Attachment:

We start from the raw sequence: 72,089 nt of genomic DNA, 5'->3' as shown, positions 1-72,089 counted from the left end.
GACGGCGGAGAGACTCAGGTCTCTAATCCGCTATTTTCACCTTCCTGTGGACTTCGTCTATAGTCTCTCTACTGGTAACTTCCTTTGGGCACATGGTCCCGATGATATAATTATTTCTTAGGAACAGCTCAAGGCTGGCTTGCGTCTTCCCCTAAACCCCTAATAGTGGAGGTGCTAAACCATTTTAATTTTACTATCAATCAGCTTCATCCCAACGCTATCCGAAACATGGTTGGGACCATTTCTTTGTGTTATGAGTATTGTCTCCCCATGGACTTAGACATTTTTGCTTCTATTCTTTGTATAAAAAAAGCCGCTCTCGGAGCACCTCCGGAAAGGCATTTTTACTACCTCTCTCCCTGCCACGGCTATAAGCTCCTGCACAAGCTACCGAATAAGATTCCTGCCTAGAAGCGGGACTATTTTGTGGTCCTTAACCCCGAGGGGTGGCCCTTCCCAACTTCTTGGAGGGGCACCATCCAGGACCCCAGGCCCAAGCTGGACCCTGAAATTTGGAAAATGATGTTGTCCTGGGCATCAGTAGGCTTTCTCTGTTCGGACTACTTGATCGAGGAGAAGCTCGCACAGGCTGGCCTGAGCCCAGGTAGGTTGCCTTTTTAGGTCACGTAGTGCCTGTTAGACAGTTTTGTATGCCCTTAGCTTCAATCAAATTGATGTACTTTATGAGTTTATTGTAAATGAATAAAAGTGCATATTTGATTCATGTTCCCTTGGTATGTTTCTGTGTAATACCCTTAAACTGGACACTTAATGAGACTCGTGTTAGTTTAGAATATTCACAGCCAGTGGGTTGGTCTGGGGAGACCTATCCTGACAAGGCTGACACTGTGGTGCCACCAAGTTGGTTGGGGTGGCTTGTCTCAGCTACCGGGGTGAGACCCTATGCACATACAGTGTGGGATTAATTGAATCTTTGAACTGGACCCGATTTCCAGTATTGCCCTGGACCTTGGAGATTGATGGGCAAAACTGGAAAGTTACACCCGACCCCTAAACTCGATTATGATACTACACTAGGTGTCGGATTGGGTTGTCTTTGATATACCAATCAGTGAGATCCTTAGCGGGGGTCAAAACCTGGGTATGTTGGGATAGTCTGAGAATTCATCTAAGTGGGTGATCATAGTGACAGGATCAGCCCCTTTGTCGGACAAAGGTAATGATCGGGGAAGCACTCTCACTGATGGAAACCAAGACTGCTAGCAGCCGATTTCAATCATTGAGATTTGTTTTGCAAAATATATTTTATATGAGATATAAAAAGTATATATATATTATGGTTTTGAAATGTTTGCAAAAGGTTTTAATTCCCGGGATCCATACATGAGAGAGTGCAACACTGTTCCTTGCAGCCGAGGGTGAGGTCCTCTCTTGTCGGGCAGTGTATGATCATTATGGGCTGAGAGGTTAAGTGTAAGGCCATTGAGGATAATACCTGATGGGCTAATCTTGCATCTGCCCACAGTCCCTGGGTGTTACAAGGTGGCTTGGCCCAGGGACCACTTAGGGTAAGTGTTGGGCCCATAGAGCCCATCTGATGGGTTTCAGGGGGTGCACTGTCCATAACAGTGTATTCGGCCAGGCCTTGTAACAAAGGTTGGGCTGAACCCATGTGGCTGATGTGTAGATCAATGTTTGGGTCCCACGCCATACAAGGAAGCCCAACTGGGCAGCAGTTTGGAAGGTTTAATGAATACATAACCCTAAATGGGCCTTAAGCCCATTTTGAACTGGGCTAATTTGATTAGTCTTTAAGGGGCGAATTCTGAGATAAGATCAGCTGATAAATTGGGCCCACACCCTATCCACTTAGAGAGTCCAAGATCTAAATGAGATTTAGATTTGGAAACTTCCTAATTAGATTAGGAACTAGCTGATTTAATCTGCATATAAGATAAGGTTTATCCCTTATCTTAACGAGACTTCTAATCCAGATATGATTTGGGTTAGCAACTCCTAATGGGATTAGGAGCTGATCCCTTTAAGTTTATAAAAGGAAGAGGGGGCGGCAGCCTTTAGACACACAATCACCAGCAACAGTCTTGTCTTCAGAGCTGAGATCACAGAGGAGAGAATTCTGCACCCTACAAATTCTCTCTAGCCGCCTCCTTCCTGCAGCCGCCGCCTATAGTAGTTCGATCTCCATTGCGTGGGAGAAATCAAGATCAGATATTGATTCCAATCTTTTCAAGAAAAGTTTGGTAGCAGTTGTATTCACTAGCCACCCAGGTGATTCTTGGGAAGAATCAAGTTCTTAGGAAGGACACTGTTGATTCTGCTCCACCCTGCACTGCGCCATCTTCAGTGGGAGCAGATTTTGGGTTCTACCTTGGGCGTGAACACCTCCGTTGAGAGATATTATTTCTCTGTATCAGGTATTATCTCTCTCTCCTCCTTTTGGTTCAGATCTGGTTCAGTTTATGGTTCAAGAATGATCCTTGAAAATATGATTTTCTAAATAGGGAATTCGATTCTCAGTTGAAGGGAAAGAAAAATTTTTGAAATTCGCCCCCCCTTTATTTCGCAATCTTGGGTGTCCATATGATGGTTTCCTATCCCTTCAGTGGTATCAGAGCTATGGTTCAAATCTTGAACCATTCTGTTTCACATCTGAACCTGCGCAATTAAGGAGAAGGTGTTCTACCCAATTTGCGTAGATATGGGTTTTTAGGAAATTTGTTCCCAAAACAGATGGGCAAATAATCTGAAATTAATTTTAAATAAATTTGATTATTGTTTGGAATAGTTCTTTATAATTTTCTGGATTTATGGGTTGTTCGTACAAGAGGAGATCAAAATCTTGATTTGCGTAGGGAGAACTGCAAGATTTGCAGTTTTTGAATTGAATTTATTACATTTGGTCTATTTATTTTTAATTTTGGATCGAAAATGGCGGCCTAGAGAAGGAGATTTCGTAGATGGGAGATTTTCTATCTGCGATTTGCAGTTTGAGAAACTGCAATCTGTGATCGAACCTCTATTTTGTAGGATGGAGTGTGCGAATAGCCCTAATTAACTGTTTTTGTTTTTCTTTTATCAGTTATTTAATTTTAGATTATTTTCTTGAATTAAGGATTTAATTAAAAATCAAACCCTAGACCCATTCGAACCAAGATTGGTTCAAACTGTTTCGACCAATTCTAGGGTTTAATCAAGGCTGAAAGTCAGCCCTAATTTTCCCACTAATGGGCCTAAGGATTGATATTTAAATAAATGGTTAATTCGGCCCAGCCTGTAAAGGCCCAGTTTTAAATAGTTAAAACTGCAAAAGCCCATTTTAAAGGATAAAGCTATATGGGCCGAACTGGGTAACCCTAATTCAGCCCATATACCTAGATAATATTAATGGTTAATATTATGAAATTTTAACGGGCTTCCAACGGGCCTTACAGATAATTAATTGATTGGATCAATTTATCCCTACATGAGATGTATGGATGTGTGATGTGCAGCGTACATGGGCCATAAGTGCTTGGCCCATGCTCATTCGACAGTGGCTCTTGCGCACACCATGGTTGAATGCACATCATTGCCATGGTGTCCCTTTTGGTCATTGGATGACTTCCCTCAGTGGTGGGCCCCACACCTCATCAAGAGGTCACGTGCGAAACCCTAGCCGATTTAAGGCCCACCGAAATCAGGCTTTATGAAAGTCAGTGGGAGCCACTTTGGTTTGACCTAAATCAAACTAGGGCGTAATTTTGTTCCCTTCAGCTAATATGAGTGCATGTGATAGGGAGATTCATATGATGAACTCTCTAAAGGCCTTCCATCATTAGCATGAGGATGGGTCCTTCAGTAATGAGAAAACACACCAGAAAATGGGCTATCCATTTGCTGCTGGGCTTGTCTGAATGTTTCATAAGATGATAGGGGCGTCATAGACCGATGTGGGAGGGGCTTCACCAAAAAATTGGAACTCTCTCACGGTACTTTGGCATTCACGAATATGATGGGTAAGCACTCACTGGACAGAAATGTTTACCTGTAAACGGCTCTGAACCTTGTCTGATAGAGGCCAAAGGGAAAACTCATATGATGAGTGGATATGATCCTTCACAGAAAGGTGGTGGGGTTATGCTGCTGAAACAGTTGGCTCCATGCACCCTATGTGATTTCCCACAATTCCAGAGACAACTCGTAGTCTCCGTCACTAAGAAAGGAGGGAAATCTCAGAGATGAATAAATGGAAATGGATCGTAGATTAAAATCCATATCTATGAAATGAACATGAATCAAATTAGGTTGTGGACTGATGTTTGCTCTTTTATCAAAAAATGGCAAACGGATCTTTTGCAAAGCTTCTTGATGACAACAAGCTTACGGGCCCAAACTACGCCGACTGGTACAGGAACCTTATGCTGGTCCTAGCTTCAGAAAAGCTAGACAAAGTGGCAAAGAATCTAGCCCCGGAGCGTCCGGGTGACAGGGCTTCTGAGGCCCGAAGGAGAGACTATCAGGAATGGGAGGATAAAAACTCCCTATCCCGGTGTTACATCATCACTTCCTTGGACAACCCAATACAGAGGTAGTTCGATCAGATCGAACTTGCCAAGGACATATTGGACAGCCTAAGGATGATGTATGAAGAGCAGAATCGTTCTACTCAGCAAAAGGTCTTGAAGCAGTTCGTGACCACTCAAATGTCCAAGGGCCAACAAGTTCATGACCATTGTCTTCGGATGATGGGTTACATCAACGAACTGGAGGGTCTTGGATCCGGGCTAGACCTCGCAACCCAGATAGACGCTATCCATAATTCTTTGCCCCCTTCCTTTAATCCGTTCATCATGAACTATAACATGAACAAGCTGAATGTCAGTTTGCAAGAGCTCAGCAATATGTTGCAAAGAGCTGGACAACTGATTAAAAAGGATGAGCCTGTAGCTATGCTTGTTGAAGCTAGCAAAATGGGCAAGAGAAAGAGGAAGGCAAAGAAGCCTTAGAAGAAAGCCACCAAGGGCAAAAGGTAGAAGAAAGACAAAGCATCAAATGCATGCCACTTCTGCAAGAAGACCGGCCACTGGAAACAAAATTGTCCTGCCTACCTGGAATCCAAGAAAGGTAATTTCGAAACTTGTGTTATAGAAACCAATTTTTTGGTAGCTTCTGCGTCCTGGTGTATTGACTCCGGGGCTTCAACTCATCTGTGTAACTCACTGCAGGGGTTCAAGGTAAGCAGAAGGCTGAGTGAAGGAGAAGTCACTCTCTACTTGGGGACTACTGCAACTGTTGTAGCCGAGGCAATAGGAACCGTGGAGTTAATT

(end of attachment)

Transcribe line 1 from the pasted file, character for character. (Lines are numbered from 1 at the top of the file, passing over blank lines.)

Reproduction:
We start from the raw sequence: 72,089 nt of genomic DNA, 5'->3' as shown, positions 1-72,089 counted from the left end.